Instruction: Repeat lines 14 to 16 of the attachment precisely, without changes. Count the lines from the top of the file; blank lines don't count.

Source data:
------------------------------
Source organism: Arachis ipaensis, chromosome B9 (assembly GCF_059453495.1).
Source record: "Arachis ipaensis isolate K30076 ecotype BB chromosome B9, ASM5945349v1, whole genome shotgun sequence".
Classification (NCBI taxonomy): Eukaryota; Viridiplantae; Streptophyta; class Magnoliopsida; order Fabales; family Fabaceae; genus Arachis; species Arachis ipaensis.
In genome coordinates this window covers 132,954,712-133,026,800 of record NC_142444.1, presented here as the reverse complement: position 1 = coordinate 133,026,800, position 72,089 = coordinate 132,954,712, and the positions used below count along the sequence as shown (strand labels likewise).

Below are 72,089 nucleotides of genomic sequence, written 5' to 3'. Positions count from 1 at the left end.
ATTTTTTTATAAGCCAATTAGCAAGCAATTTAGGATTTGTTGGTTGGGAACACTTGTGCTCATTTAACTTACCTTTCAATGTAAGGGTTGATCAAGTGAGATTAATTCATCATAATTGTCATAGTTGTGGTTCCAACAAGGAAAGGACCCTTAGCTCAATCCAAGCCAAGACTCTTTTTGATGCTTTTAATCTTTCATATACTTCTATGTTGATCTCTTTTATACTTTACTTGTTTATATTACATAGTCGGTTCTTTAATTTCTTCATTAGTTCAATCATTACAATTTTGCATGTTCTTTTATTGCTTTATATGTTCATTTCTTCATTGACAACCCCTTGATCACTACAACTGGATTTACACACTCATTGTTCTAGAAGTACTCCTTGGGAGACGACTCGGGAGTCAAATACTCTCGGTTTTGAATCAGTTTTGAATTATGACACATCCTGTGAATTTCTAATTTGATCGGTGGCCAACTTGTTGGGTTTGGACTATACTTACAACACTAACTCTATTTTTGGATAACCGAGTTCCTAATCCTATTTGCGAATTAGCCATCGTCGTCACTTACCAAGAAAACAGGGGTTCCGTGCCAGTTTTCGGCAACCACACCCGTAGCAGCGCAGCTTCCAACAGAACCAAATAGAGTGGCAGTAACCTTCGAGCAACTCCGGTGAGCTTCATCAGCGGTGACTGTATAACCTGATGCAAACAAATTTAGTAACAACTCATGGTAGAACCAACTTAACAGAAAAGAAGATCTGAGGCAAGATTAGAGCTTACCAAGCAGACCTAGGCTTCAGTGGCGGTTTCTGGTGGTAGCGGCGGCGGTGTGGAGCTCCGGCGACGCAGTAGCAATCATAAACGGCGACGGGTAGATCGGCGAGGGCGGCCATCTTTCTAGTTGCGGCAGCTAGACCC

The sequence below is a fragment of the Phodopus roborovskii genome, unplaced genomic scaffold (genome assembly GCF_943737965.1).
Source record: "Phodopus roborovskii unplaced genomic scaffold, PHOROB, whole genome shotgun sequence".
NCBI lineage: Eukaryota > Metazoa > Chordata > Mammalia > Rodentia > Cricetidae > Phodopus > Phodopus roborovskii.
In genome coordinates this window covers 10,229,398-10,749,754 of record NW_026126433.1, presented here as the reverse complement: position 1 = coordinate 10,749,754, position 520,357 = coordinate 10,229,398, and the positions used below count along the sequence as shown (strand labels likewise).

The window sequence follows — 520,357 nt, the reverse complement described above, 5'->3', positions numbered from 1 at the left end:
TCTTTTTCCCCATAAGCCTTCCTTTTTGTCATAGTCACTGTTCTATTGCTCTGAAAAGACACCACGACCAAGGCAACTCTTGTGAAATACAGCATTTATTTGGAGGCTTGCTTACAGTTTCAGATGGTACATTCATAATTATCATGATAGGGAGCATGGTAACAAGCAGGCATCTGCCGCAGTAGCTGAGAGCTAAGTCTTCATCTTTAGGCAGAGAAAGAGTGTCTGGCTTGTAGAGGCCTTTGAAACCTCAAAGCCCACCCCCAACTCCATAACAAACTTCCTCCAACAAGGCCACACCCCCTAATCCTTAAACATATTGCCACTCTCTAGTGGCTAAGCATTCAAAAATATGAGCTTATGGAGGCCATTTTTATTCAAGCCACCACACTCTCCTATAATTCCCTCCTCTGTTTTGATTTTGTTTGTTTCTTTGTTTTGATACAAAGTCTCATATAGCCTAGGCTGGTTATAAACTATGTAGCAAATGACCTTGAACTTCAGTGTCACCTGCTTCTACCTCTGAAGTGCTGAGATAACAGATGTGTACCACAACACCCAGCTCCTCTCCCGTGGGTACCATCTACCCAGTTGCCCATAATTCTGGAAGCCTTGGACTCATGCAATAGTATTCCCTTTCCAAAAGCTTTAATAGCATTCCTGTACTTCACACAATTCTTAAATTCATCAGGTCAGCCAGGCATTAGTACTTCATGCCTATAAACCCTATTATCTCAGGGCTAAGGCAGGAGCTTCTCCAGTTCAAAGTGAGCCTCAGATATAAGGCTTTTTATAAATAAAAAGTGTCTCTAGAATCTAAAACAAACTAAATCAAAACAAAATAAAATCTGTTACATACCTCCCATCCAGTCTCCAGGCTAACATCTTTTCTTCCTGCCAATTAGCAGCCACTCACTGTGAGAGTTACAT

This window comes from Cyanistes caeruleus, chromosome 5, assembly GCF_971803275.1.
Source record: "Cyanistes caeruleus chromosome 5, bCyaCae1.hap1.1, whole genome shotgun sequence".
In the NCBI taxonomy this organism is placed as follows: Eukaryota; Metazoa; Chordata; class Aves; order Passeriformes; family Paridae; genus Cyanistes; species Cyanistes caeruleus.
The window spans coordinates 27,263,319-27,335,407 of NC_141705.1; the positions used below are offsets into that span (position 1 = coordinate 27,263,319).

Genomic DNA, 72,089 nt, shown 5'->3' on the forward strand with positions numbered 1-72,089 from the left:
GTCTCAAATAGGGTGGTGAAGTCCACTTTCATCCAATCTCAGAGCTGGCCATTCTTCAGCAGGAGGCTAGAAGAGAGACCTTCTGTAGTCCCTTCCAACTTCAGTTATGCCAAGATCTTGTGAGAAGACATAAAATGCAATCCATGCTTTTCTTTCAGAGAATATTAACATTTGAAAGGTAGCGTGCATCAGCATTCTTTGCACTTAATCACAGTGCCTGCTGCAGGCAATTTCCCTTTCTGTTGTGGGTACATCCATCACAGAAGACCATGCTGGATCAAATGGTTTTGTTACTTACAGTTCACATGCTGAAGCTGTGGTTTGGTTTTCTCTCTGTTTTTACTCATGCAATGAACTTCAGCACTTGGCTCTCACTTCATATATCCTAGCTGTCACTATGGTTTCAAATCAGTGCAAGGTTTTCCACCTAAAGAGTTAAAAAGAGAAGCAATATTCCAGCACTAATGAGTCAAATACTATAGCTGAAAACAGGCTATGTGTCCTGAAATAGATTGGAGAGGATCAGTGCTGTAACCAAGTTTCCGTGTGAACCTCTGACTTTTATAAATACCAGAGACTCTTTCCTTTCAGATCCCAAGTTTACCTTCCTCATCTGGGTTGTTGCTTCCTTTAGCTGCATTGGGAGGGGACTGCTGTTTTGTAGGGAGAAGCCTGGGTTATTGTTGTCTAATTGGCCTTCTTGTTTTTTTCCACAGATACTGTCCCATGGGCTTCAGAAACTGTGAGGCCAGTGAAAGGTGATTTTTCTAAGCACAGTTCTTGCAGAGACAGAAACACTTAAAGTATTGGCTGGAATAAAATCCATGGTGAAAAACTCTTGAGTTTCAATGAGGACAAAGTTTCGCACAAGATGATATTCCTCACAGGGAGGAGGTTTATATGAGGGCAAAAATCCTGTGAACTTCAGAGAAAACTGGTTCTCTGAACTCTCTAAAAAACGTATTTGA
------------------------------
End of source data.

Source record: "Cyanistes caeruleus chromosome 5, bCyaCae1.hap1.1, whole genome shotgun sequence".
In the NCBI taxonomy this organism is placed as follows: Eukaryota; Metazoa; Chordata; class Aves; order Passeriformes; family Paridae; genus Cyanistes; species Cyanistes caeruleus.
The window spans coordinates 27,263,319-27,335,407 of NC_141705.1; the positions used below are offsets into that span (position 1 = coordinate 27,263,319).